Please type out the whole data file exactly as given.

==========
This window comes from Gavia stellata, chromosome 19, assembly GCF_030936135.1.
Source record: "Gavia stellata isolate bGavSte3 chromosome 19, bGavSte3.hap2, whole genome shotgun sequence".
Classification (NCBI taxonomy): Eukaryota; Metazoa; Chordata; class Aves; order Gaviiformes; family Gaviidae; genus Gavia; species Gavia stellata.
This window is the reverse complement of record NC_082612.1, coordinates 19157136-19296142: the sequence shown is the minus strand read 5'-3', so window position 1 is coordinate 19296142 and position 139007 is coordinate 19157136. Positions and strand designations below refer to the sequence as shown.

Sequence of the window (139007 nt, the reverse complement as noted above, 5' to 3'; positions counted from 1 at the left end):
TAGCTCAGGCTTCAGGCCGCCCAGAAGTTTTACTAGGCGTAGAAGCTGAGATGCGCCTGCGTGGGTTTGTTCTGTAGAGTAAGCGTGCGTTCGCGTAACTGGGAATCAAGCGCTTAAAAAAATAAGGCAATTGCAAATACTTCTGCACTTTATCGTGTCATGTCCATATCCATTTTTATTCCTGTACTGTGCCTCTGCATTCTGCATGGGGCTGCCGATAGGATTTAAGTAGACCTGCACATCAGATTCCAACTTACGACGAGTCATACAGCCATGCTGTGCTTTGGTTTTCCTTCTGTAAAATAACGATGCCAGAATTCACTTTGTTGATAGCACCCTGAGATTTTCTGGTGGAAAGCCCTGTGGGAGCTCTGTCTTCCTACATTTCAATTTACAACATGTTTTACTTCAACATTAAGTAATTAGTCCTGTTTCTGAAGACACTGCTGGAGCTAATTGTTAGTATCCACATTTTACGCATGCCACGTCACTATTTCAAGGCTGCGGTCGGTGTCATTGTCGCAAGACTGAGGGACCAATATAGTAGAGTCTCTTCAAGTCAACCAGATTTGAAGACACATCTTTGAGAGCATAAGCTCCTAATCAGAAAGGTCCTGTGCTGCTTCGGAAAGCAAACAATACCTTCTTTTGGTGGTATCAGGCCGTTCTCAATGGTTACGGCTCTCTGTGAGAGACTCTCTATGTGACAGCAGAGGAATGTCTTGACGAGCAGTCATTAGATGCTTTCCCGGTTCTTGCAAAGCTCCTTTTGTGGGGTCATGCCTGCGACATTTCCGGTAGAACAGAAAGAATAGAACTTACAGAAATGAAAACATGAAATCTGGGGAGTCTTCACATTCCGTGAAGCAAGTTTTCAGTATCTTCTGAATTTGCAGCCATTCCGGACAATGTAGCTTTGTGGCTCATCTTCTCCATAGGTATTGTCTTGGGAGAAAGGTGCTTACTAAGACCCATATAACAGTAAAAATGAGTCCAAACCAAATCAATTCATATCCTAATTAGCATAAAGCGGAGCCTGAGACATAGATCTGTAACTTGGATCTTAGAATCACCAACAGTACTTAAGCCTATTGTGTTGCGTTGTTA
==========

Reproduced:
This window comes from Gavia stellata, chromosome 19, assembly GCF_030936135.1.
Source record: "Gavia stellata isolate bGavSte3 chromosome 19, bGavSte3.hap2, whole genome shotgun sequence".
Classification (NCBI taxonomy): Eukaryota; Metazoa; Chordata; class Aves; order Gaviiformes; family Gaviidae; genus Gavia; species Gavia stellata.
This window is the reverse complement of record NC_082612.1, coordinates 19157136-19296142: the sequence shown is the minus strand read 5'-3', so window position 1 is coordinate 19296142 and position 139007 is coordinate 19157136. Positions and strand designations below refer to the sequence as shown.

Sequence of the window (139007 nt, the reverse complement as noted above, 5' to 3'; positions counted from 1 at the left end):
TAGCTCAGGCTTCAGGCCGCCCAGAAGTTTTACTAGGCGTAGAAGCTGAGATGCGCCTGCGTGGGTTTGTTCTGTAGAGTAAGCGTGCGTTCGCGTAACTGGGAATCAAGCGCTTAAAAAAATAAGGCAATTGCAAATACTTCTGCACTTTATCGTGTCATGTCCATATCCATTTTTATTCCTGTACTGTGCCTCTGCATTCTGCATGGGGCTGCCGATAGGATTTAAGTAGACCTGCACATCAGATTCCAACTTACGACGAGTCATACAGCCATGCTGTGCTTTGGTTTTCCTTCTGTAAAATAACGATGCCAGAATTCACTTTGTTGATAGCACCCTGAGATTTTCTGGTGGAAAGCCCTGTGGGAGCTCTGTCTTCCTACATTTCAATTTACAACATGTTTTACTTCAACATTAAGTAATTAGTCCTGTTTCTGAAGACACTGCTGGAGCTAATTGTTAGTATCCACATTTTACGCATGCCACGTCACTATTTCAAGGCTGCGGTCGGTGTCATTGTCGCAAGACTGAGGGACCAATATAGTAGAGTCTCTTCAAGTCAACCAGATTTGAAGACACATCTTTGAGAGCATAAGCTCCTAATCAGAAAGGTCCTGTGCTGCTTCGGAAAGCAAACAATACCTTCTTTTGGTGGTATCAGGCCGTTCTCAATGGTTACGGCTCTCTGTGAGAGACTCTCTATGTGACAGCAGAGGAATGTCTTGACGAGCAGTCATTAGATGCTTTCCCGGTTCTTGCAAAGCTCCTTTTGTGGGGTCATGCCTGCGACATTTCCGGTAGAACAGAAAGAATAGAACTTACAGAAATGAAAACATGAAATCTGGGGAGTCTTCACATTCCGTGAAGCAAGTTTTCAGTATCTTCTGAATTTGCAGCCATTCCGGACAATGTAGCTTTGTGGCTCATCTTCTCCATAGGTATTGTCTTGGGAGAAAGGTGCTTACTAAGACCCATATAACAGTAAAAATGAGTCCAAACCAAATCAATTCATATCCTAATTAGCATAAAGCGGAGCCTGAGACATAGATCTGTAACTTGGATCTTAGAATCACCAACAGTACTTAAGCCTATTGTGTTGCGTTGTTA